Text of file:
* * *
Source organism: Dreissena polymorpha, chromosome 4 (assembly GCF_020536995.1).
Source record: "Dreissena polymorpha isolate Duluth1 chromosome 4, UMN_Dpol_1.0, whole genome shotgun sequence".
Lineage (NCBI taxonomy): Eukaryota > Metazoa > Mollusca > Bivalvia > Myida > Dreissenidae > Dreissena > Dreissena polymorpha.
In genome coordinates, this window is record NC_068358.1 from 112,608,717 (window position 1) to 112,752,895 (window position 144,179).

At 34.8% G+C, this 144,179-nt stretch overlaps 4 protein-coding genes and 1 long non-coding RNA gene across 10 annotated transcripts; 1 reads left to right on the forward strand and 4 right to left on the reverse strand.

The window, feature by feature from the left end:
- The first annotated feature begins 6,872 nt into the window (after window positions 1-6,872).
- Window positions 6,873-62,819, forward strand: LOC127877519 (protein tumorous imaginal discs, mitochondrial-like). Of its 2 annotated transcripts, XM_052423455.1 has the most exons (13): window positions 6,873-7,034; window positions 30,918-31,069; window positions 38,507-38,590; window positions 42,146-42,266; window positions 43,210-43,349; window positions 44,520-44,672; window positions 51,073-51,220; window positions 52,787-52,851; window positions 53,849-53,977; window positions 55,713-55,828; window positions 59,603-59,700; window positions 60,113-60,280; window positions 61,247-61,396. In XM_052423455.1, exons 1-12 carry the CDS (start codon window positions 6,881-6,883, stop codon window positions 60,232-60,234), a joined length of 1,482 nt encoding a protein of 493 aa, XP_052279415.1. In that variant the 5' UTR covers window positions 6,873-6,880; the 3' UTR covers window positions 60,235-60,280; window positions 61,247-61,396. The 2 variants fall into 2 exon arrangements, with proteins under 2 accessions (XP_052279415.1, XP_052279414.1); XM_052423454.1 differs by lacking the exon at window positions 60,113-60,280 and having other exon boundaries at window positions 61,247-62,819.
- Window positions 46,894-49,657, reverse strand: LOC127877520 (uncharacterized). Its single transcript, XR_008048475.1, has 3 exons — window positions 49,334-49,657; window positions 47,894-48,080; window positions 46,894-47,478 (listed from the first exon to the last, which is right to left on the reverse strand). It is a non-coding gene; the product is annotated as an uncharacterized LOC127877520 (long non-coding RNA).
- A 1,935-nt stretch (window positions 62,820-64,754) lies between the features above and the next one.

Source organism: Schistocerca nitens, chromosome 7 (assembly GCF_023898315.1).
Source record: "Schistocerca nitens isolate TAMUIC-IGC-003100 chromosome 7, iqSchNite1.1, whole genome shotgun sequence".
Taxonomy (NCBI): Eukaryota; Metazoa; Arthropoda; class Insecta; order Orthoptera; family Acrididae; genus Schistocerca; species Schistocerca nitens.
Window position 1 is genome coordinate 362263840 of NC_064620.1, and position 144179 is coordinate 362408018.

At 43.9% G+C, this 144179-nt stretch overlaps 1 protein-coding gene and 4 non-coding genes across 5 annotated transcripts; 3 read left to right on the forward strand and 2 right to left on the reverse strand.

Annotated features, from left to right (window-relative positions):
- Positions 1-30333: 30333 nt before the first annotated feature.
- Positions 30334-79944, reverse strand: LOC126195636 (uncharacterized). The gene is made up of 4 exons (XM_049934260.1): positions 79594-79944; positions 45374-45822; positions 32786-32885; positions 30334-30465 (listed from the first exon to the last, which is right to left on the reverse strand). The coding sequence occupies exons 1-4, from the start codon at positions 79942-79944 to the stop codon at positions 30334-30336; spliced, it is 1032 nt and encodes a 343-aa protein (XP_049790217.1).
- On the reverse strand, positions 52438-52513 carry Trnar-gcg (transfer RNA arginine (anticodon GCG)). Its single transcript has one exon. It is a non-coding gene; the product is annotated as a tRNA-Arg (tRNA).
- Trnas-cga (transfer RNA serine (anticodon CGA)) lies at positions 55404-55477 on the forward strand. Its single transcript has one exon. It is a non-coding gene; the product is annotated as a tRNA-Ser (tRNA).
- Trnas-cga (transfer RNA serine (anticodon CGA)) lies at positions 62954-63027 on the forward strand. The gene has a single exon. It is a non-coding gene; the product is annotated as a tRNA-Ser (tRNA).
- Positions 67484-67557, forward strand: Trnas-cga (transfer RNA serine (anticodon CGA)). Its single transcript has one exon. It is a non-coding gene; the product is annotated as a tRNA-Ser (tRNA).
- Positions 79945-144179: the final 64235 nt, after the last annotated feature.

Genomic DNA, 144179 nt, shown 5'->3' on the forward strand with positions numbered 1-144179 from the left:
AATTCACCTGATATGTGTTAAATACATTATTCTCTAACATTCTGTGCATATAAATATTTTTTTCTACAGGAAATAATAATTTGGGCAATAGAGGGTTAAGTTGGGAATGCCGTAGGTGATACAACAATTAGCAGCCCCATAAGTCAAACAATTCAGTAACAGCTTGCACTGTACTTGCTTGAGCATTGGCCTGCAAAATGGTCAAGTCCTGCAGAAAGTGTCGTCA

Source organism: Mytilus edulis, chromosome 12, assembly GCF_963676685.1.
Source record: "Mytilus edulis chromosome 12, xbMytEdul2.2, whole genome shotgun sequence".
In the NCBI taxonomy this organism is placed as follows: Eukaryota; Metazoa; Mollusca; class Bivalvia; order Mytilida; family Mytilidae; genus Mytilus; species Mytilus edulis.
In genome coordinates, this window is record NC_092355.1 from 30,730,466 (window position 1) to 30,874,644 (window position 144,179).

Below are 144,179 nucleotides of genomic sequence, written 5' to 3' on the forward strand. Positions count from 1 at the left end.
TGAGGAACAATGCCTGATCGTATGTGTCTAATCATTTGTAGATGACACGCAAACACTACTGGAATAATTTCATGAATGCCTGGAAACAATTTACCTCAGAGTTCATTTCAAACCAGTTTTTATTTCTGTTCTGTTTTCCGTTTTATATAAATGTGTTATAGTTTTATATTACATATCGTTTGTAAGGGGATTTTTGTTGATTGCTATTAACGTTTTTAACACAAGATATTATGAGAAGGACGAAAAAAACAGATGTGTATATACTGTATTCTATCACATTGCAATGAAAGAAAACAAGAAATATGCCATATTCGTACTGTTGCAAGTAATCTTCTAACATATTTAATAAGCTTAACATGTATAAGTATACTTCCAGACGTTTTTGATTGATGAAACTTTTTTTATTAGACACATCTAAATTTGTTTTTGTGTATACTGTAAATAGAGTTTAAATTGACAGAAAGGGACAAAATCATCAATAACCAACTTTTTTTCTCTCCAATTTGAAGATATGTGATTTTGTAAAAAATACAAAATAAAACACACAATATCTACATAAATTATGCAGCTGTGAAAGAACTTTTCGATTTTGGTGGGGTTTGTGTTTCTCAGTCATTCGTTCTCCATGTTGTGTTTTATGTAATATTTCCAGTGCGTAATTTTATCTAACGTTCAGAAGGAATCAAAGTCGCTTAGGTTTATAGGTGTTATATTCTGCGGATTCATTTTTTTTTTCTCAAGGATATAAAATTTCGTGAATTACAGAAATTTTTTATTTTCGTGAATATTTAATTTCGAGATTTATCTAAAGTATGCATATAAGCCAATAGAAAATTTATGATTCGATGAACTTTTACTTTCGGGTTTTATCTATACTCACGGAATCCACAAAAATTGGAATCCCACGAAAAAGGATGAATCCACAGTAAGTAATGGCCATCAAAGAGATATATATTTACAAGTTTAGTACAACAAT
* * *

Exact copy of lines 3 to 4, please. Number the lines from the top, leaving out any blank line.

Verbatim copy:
Lineage (NCBI taxonomy): Eukaryota > Metazoa > Mollusca > Bivalvia > Myida > Dreissenidae > Dreissena > Dreissena polymorpha.
In genome coordinates, this window is record NC_068358.1 from 112,608,717 (window position 1) to 112,752,895 (window position 144,179).